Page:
Ah so that's the story of this durst character. Not a bad little movie. Dunsts and Gosling are both great.
Simply ridiculous. How many more 'jump!' moments could they have crammed into the last 10 minutes of the film? It's not like anything unexpected is happening.
I'm annoyed because I'm pretty sure I've watched this film before - and it's not a terribly good one.
This is the dramatic, we-changed-names-so-we-don't-get-sued version of Robert Durst's life. In this case, reality is stranger - and more interesting - than fiction. I definitely recommend "The Jinx: The Life and Deaths of Robert Durst."
Cliff notes for "All Good Things": Ryan Gosling is the best of a middling cast. Frank Langella is probably second best.
so much potential, but lacking a focus.
kirsten dunst is literally so talented it's intoxicating
Cool movie based on Robert Durst's (The Jinx) story.
I loved The Jinx, but this film is a mess. There's too much plot and not enough character development. Maybe this subject matter was best suited for a long-form documentary.
I guess this is based on a true story. The guy is a complete lunatic, and if this is a true story, he is currently living in Florida (of course) as a Real Estate Agent. I think they could have done some better character building in the beginning of the movie to help the audience sympathize with why the girl kept going back to him, because that aspect didn't make much sense to me. Still, this was not a bad Thriller. It seems to be a common theme that people that grow up in super rich families are pretty emotionally messed up, at least that's what I got out of it. The ending was interesting.
Ryan Gosling stars alongside Kirsten Dunst in Andrew Jarecki's based-on-a-true-story account of personal and marital dysfunction.
Gosling's David Marks is a chilling psychopath portrayed with realistic emptiness and terrifying detachment. The still danger of Goslings performance cannot be overstated, nor the palpable terror in Kirsten Dunst's portrayal of Marks' tortured wife, Katie.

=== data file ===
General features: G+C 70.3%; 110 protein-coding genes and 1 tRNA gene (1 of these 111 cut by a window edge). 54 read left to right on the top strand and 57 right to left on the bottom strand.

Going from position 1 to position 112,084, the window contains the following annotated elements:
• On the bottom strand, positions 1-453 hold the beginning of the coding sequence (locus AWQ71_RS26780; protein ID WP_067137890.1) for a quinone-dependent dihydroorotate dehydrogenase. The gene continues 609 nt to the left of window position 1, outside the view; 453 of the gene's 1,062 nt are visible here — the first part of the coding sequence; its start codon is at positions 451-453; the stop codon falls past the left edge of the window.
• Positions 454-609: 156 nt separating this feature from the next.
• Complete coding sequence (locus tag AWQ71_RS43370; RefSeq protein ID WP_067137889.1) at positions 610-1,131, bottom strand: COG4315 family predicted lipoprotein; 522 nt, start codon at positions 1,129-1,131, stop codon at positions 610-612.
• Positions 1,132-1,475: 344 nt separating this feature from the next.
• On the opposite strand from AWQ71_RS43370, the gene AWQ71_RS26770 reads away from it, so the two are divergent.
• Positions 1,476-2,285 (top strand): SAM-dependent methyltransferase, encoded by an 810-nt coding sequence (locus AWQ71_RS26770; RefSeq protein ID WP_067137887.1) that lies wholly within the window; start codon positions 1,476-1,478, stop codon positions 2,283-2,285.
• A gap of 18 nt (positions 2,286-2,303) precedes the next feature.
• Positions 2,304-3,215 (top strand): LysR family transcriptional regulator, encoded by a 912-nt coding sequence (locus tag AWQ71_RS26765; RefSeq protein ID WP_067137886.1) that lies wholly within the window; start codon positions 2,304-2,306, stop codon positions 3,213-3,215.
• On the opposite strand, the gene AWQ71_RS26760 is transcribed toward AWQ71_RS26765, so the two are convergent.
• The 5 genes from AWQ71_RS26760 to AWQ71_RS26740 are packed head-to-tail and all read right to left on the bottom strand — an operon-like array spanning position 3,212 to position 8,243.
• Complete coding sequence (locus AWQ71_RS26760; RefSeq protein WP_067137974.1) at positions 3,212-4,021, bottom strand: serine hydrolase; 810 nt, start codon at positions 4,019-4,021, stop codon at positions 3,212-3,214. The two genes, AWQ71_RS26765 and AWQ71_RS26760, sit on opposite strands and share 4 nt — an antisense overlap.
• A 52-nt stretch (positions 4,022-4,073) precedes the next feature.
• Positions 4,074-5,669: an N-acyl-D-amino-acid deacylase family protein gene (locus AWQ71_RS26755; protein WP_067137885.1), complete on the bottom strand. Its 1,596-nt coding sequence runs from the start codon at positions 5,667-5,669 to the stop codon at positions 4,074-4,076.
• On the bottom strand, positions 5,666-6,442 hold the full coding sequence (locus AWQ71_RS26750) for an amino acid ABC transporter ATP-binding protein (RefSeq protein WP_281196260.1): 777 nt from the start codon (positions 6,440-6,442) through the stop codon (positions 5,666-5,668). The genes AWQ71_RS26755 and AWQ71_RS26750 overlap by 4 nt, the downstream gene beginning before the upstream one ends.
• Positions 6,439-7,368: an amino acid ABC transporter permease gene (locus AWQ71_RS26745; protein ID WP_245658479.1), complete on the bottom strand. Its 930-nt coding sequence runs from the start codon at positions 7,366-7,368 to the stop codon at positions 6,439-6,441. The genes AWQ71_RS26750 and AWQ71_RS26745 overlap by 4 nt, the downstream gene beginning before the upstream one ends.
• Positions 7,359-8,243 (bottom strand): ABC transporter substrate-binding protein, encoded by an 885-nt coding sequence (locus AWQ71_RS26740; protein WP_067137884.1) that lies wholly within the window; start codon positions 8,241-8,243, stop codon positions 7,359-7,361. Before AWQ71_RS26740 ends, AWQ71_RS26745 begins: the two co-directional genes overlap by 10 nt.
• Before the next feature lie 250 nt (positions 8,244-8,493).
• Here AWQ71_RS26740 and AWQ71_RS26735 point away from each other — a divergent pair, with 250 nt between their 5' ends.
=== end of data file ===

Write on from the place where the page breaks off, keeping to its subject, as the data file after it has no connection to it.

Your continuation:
Frank Langella plods around as Marks' powerful and domineering father, a wealthy Manhattan real estate mogul. When Marks Snr. convinces his already troubled son to join the family business, the pressure of the lifestyle erodes Marks' artificially calm and debonair demeanor, and reveals the tortured soul hiding underneath.
Ultimately, Marks turns to violence as a way to silence his internal scream.
In places, 'All Good Things' seemed to labour along and cease to hold interest. The plot is unevenly paced and ultimately leads nowhere. Despite fine performances from the actors, and the aesthetic of a major Hollywood production, 'All Good Things' is not a particularly memorable film.
Nowhere near as clever as it thinks it is. On top of that, All Good Things is a weird and horribly disjointed movie that especially comes short in the final part. Instead of telling what might have been an interesting story, director Andrew Jarecki aims for the bigger portrait, but the consequence is an almost laughably bad last part.
Also Ryan Gosling's makeup might just look as ridiculous as that of Leonardo DiCaprio in J. Edgar.
from my "watch it again" section on american netflix instant, all currently available to stream, ranked by how highly i…
Movies available for rent in our retail location @ 1176 Bloor St W.
BTW: We have a lot of films…